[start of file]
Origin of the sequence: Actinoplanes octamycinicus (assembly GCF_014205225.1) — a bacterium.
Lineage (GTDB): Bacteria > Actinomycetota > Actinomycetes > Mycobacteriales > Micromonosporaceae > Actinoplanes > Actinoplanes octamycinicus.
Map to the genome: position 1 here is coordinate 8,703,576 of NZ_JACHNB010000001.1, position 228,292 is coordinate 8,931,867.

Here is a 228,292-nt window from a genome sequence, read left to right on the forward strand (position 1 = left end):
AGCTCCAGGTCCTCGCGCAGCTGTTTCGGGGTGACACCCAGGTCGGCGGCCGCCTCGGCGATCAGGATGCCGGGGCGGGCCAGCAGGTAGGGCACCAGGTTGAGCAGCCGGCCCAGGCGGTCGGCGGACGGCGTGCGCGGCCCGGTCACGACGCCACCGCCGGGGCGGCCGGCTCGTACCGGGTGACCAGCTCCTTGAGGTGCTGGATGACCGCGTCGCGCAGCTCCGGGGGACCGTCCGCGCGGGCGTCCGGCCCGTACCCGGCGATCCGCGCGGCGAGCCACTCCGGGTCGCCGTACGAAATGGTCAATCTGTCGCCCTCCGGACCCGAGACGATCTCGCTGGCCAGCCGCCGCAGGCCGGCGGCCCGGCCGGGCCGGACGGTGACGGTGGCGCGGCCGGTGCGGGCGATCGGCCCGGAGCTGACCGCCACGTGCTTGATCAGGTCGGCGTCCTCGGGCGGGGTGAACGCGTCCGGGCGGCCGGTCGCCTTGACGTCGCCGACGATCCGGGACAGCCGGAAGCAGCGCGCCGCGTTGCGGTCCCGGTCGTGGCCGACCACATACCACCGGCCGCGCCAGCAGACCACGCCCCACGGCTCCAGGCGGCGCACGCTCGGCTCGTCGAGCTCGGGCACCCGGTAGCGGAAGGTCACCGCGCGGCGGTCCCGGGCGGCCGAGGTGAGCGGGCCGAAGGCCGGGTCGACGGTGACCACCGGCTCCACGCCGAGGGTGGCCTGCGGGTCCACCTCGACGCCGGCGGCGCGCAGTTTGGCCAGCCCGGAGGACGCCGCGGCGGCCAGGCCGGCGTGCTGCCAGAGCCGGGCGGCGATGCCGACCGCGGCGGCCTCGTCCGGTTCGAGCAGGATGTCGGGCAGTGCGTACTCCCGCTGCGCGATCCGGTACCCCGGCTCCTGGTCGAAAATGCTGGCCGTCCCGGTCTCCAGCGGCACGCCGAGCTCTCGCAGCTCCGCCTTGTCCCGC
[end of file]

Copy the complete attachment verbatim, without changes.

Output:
Origin of the sequence: Actinoplanes octamycinicus (assembly GCF_014205225.1) — a bacterium.
Lineage (GTDB): Bacteria > Actinomycetota > Actinomycetes > Mycobacteriales > Micromonosporaceae > Actinoplanes > Actinoplanes octamycinicus.
Map to the genome: position 1 here is coordinate 8,703,576 of NZ_JACHNB010000001.1, position 228,292 is coordinate 8,931,867.

Here is a 228,292-nt window from a genome sequence, read left to right on the forward strand (position 1 = left end):
AGCTCCAGGTCCTCGCGCAGCTGTTTCGGGGTGACACCCAGGTCGGCGGCCGCCTCGGCGATCAGGATGCCGGGGCGGGCCAGCAGGTAGGGCACCAGGTTGAGCAGCCGGCCCAGGCGGTCGGCGGACGGCGTGCGCGGCCCGGTCACGACGCCACCGCCGGGGCGGCCGGCTCGTACCGGGTGACCAGCTCCTTGAGGTGCTGGATGACCGCGTCGCGCAGCTCCGGGGGACCGTCCGCGCGGGCGTCCGGCCCGTACCCGGCGATCCGCGCGGCGAGCCACTCCGGGTCGCCGTACGAAATGGTCAATCTGTCGCCCTCCGGACCCGAGACGATCTCGCTGGCCAGCCGCCGCAGGCCGGCGGCCCGGCCGGGCCGGACGGTGACGGTGGCGCGGCCGGTGCGGGCGATCGGCCCGGAGCTGACCGCCACGTGCTTGATCAGGTCGGCGTCCTCGGGCGGGGTGAACGCGTCCGGGCGGCCGGTCGCCTTGACGTCGCCGACGATCCGGGACAGCCGGAAGCAGCGCGCCGCGTTGCGGTCCCGGTCGTGGCCGACCACATACCACCGGCCGCGCCAGCAGACCACGCCCCACGGCTCCAGGCGGCGCACGCTCGGCTCGTCGAGCTCGGGCACCCGGTAGCGGAAGGTCACCGCGCGGCGGTCCCGGGCGGCCGAGGTGAGCGGGCCGAAGGCCGGGTCGACGGTGACCACCGGCTCCACGCCGAGGGTGGCCTGCGGGTCCACCTCGACGCCGGCGGCGCGCAGTTTGGCCAGCCCGGAGGACGCCGCGGCGGCCAGGCCGGCGTGCTGCCAGAGCCGGGCGGCGATGCCGACCGCGGCGGCCTCGTCCGGTTCGAGCAGGATGTCGGGCAGTGCGTACTCCCGCTGCGCGATCCGGTACCCCGGCTCCTGGTCGAAAATGCTGGCCGTCCCGGTCTCCAGCGGCACGCCGAGCTCTCGCAGCTCCGCCTTGTCCCGC